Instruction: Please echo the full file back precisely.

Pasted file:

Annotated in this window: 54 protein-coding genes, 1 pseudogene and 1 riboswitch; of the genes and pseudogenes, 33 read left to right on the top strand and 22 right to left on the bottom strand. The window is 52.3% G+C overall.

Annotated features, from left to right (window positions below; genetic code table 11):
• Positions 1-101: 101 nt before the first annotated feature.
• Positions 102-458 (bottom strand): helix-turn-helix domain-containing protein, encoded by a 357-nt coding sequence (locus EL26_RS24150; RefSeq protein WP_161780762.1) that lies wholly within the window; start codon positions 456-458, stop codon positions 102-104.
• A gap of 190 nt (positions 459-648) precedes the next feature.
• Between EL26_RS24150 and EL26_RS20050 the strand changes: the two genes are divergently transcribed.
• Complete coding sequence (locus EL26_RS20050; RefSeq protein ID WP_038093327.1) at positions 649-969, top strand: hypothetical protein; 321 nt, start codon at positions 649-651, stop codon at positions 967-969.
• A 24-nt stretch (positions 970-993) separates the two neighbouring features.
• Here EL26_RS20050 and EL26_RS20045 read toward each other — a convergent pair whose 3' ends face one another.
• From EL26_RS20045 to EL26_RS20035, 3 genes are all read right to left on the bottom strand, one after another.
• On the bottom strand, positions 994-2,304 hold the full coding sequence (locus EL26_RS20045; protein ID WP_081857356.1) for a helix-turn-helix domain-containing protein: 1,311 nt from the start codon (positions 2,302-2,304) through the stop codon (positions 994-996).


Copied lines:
Annotated in this window: 54 protein-coding genes, 1 pseudogene and 1 riboswitch; of the genes and pseudogenes, 33 read left to right on the top strand and 22 right to left on the bottom strand. The window is 52.3% G+C overall.

Annotated features, from left to right (window positions below; genetic code table 11):
• Positions 1-101: 101 nt before the first annotated feature.
• Positions 102-458 (bottom strand): helix-turn-helix domain-containing protein, encoded by a 357-nt coding sequence (locus EL26_RS24150; RefSeq protein WP_161780762.1) that lies wholly within the window; start codon positions 456-458, stop codon positions 102-104.
• A gap of 190 nt (positions 459-648) precedes the next feature.
• Between EL26_RS24150 and EL26_RS20050 the strand changes: the two genes are divergently transcribed.
• Complete coding sequence (locus EL26_RS20050; RefSeq protein ID WP_038093327.1) at positions 649-969, top strand: hypothetical protein; 321 nt, start codon at positions 649-651, stop codon at positions 967-969.
• A 24-nt stretch (positions 970-993) separates the two neighbouring features.
• Here EL26_RS20050 and EL26_RS20045 read toward each other — a convergent pair whose 3' ends face one another.
• From EL26_RS20045 to EL26_RS20035, 3 genes are all read right to left on the bottom strand, one after another.
• On the bottom strand, positions 994-2,304 hold the full coding sequence (locus EL26_RS20045; protein ID WP_081857356.1) for a helix-turn-helix domain-containing protein: 1,311 nt from the start codon (positions 2,302-2,304) through the stop codon (positions 994-996).